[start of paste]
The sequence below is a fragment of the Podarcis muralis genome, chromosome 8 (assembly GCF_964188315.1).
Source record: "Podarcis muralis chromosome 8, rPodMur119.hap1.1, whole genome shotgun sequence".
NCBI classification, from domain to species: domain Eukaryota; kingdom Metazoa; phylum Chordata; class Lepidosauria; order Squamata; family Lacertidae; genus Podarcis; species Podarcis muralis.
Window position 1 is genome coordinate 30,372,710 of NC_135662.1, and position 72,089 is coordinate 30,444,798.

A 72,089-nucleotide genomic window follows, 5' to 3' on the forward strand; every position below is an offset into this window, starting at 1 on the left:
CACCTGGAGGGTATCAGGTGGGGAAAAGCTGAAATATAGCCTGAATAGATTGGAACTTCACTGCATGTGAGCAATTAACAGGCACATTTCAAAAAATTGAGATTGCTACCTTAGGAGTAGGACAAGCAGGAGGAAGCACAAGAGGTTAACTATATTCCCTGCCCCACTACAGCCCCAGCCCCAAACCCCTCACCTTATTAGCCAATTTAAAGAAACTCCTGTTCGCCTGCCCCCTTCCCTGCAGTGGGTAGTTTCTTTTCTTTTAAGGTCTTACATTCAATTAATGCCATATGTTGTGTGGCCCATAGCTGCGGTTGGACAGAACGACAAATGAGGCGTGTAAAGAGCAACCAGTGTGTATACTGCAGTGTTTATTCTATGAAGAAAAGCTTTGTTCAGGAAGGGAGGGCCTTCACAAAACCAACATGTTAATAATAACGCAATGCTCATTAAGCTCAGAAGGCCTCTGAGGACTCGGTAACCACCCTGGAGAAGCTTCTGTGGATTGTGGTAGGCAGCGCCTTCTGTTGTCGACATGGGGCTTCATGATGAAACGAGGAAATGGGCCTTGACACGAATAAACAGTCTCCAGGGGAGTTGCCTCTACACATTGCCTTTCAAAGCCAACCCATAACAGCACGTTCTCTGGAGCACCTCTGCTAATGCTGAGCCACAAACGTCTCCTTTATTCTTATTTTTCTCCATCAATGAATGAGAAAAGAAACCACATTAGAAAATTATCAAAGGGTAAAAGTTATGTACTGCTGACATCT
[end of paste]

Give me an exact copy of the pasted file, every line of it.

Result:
The sequence below is a fragment of the Podarcis muralis genome, chromosome 8 (assembly GCF_964188315.1).
Source record: "Podarcis muralis chromosome 8, rPodMur119.hap1.1, whole genome shotgun sequence".
NCBI classification, from domain to species: domain Eukaryota; kingdom Metazoa; phylum Chordata; class Lepidosauria; order Squamata; family Lacertidae; genus Podarcis; species Podarcis muralis.
Window position 1 is genome coordinate 30,372,710 of NC_135662.1, and position 72,089 is coordinate 30,444,798.

A 72,089-nucleotide genomic window follows, 5' to 3' on the forward strand; every position below is an offset into this window, starting at 1 on the left:
CACCTGGAGGGTATCAGGTGGGGAAAAGCTGAAATATAGCCTGAATAGATTGGAACTTCACTGCATGTGAGCAATTAACAGGCACATTTCAAAAAATTGAGATTGCTACCTTAGGAGTAGGACAAGCAGGAGGAAGCACAAGAGGTTAACTATATTCCCTGCCCCACTACAGCCCCAGCCCCAAACCCCTCACCTTATTAGCCAATTTAAAGAAACTCCTGTTCGCCTGCCCCCTTCCCTGCAGTGGGTAGTTTCTTTTCTTTTAAGGTCTTACATTCAATTAATGCCATATGTTGTGTGGCCCATAGCTGCGGTTGGACAGAACGACAAATGAGGCGTGTAAAGAGCAACCAGTGTGTATACTGCAGTGTTTATTCTATGAAGAAAAGCTTTGTTCAGGAAGGGAGGGCCTTCACAAAACCAACATGTTAATAATAACGCAATGCTCATTAAGCTCAGAAGGCCTCTGAGGACTCGGTAACCACCCTGGAGAAGCTTCTGTGGATTGTGGTAGGCAGCGCCTTCTGTTGTCGACATGGGGCTTCATGATGAAACGAGGAAATGGGCCTTGACACGAATAAACAGTCTCCAGGGGAGTTGCCTCTACACATTGCCTTTCAAAGCCAACCCATAACAGCACGTTCTCTGGAGCACCTCTGCTAATGCTGAGCCACAAACGTCTCCTTTATTCTTATTTTTCTCCATCAATGAATGAGAAAAGAAACCACATTAGAAAATTATCAAAGGGTAAAAGTTATGTACTGCTGACATCT